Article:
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What Is Keystroke Logging?

Andrew Martins
Andrew Martins
Staff Writer

Whether you think your employees are slacking or you just want to add a little more security to your business's assets, there are things to keep in mind when considering keystroke logging software.

As a small business owner, you want to ensure you're getting the most productivity out of your employees – especially when you're starting out. With more and more of today's work being done digitally, the threat of constant distractions looms large on the workday. With the assistance of keystroke loggers and other types of employee monitoring software, you can closely monitor your employees' online behavior – but there are some risks involved.

What is keystroke logging?

With the advent of employee monitoring software, employers have access to the necessary tools to keep close tabs on individual employees' productivity levels during business hours. One such tool many vendors offer is keystroke logging software. Also known as a "keylogger" or "keystroke logger," this type of employee monitoring software keeps a by-the-moment record of each key an employee presses on their keyboard.

Though these programs are generally offered as software that's difficult for employees to detect, physical keystroke loggers are also options on the market.

 

How does keystroke logging work?

At a fundamental level, keystroke loggers do what the name suggests – they log every keystroke made on the monitored keyboard, as well as every other action taken on the monitored device. Generally, these programs make their way onto computers in one of two ways: Either the employer purposely installed the software on a work machine before issuing it to an employee, or it was accidentally downloaded as a malicious program through an infected file download. With either method, the keylogger gets the most useful results if the employee or monitored individual is not aware that it exists on the machine.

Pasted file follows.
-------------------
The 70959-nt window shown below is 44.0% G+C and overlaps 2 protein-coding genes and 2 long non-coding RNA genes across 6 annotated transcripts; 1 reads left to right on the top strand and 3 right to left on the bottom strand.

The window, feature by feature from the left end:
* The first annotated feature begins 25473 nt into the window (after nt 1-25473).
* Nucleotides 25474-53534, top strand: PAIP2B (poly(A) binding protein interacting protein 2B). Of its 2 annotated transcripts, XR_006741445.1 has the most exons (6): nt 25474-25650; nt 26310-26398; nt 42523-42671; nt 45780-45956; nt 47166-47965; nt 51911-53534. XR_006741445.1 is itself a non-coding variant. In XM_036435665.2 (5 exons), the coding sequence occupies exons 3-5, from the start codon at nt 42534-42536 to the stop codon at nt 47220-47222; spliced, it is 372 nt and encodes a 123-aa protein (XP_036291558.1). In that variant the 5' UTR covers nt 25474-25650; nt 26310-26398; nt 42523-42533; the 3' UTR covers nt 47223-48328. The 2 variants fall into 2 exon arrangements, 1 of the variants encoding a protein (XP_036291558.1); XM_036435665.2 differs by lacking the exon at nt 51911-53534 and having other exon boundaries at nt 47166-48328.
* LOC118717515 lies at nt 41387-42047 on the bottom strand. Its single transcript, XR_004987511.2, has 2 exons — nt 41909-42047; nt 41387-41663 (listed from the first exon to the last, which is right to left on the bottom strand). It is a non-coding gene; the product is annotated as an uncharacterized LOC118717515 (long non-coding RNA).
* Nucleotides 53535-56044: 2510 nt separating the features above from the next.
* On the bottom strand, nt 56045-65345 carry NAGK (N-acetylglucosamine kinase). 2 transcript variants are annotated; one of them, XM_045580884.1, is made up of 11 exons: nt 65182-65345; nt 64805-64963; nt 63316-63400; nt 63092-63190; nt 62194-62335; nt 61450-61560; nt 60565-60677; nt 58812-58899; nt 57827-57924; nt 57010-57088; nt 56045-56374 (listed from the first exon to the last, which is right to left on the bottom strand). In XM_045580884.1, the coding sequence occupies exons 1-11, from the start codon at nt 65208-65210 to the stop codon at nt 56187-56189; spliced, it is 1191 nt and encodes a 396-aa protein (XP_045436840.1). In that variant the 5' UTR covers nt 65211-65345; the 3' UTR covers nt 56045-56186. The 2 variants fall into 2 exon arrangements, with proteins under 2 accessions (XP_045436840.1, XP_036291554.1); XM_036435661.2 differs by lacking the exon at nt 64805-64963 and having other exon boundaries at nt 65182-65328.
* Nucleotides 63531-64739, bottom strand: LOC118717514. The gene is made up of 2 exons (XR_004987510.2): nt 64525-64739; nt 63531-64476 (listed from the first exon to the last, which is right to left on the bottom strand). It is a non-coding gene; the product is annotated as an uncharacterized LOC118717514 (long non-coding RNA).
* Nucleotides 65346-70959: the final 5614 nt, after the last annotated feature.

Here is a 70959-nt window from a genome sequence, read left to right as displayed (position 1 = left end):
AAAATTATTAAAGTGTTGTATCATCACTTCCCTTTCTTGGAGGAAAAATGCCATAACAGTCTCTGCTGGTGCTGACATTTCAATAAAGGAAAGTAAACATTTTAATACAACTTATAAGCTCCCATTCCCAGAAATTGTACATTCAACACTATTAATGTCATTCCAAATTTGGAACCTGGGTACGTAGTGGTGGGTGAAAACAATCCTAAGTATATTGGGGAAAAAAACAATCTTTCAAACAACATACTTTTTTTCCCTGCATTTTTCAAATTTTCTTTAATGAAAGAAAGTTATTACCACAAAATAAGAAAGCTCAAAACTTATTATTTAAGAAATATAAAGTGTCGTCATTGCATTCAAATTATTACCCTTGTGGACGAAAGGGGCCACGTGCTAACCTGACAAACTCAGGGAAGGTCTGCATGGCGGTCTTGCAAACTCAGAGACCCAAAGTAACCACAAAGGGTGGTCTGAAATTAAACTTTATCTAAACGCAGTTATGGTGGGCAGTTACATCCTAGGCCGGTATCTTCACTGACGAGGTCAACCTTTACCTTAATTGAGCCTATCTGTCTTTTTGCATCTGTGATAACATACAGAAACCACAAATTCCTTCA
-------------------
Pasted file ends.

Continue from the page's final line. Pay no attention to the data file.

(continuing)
Keystroke loggers surreptitiously installed onto a system are among the most common types of spyware used by malicious actors on the internet. The ability to track a user's login information – including their password – for various sites and pick up other sensitive data is why keylogging malware is an extremely popular tool among identity thieves.

A keylogger can also collect data through clipboard logging, screen logging and internet activity tracking.

Types of keystroke loggers

There are two types of keystroke loggers on the market today: software-based keystroke loggers and hardware keystroke loggers.

  • Software keylogger: Once downloaded onto a computer, either maliciously or through an official action by an employer, this digital program is hard to detect by design and can record every keystroke and action in a log file.
  • Hardware keylogger: Unlike their digital counterparts, hardware keyloggers are easy to detect, since they are physical items that usually plug directly into the monitored machine. Some of them look like USB flash drives, while others are installed between the keyboard USB cable and the computer's USB port.

Why do some businesses use keystroke logging?

With many Americans now working remotely, it's understandable that a small business owner would want to take measures like keystroke logging. Internet distractions are significantly harder to clamp down on when your workforce is scattered and operating in the privacy of their own homes. Without proper oversight, it could be easy for production to slow down, deadlines to be missed, and customers' confidence in your company's reliability to diminish.